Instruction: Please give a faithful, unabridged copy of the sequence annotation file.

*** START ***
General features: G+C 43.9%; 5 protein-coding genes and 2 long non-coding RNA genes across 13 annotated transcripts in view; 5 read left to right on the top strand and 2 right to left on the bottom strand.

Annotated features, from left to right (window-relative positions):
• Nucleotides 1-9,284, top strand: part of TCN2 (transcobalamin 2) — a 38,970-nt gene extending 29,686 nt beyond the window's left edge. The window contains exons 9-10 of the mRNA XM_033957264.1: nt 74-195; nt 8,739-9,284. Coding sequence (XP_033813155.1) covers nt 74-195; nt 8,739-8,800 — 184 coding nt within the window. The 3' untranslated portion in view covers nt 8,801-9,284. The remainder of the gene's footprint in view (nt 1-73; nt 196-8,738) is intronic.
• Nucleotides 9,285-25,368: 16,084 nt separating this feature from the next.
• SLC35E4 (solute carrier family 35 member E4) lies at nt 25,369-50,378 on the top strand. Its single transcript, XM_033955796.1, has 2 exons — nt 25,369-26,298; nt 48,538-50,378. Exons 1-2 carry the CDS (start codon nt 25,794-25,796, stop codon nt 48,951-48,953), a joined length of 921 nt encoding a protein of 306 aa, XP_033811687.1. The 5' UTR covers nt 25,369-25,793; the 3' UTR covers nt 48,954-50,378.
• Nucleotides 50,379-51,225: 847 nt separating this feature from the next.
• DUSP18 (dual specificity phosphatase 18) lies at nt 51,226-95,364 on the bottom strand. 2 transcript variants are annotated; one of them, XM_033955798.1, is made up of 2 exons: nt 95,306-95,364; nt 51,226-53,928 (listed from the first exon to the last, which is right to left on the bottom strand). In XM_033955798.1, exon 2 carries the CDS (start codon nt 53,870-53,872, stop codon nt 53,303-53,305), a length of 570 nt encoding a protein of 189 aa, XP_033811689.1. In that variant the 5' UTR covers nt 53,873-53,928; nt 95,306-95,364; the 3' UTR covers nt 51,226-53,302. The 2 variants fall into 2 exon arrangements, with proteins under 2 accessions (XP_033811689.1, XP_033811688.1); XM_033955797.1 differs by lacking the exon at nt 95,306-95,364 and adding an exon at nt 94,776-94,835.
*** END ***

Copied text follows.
General features: G+C 43.9%; 5 protein-coding genes and 2 long non-coding RNA genes across 13 annotated transcripts in view; 5 read left to right on the top strand and 2 right to left on the bottom strand.

Annotated features, from left to right (window-relative positions):
• Nucleotides 1-9,284, top strand: part of TCN2 (transcobalamin 2) — a 38,970-nt gene extending 29,686 nt beyond the window's left edge. The window contains exons 9-10 of the mRNA XM_033957264.1: nt 74-195; nt 8,739-9,284. Coding sequence (XP_033813155.1) covers nt 74-195; nt 8,739-8,800 — 184 coding nt within the window. The 3' untranslated portion in view covers nt 8,801-9,284. The remainder of the gene's footprint in view (nt 1-73; nt 196-8,738) is intronic.
• Nucleotides 9,285-25,368: 16,084 nt separating this feature from the next.
• SLC35E4 (solute carrier family 35 member E4) lies at nt 25,369-50,378 on the top strand. Its single transcript, XM_033955796.1, has 2 exons — nt 25,369-26,298; nt 48,538-50,378. Exons 1-2 carry the CDS (start codon nt 25,794-25,796, stop codon nt 48,951-48,953), a joined length of 921 nt encoding a protein of 306 aa, XP_033811687.1. The 5' UTR covers nt 25,369-25,793; the 3' UTR covers nt 48,954-50,378.
• Nucleotides 50,379-51,225: 847 nt separating this feature from the next.
• DUSP18 (dual specificity phosphatase 18) lies at nt 51,226-95,364 on the bottom strand. 2 transcript variants are annotated; one of them, XM_033955798.1, is made up of 2 exons: nt 95,306-95,364; nt 51,226-53,928 (listed from the first exon to the last, which is right to left on the bottom strand). In XM_033955798.1, exon 2 carries the CDS (start codon nt 53,870-53,872, stop codon nt 53,303-53,305), a length of 570 nt encoding a protein of 189 aa, XP_033811689.1. In that variant the 5' UTR covers nt 53,873-53,928; nt 95,306-95,364; the 3' UTR covers nt 51,226-53,302. The 2 variants fall into 2 exon arrangements, with proteins under 2 accessions (XP_033811689.1, XP_033811688.1); XM_033955797.1 differs by lacking the exon at nt 95,306-95,364 and adding an exon at nt 94,776-94,835.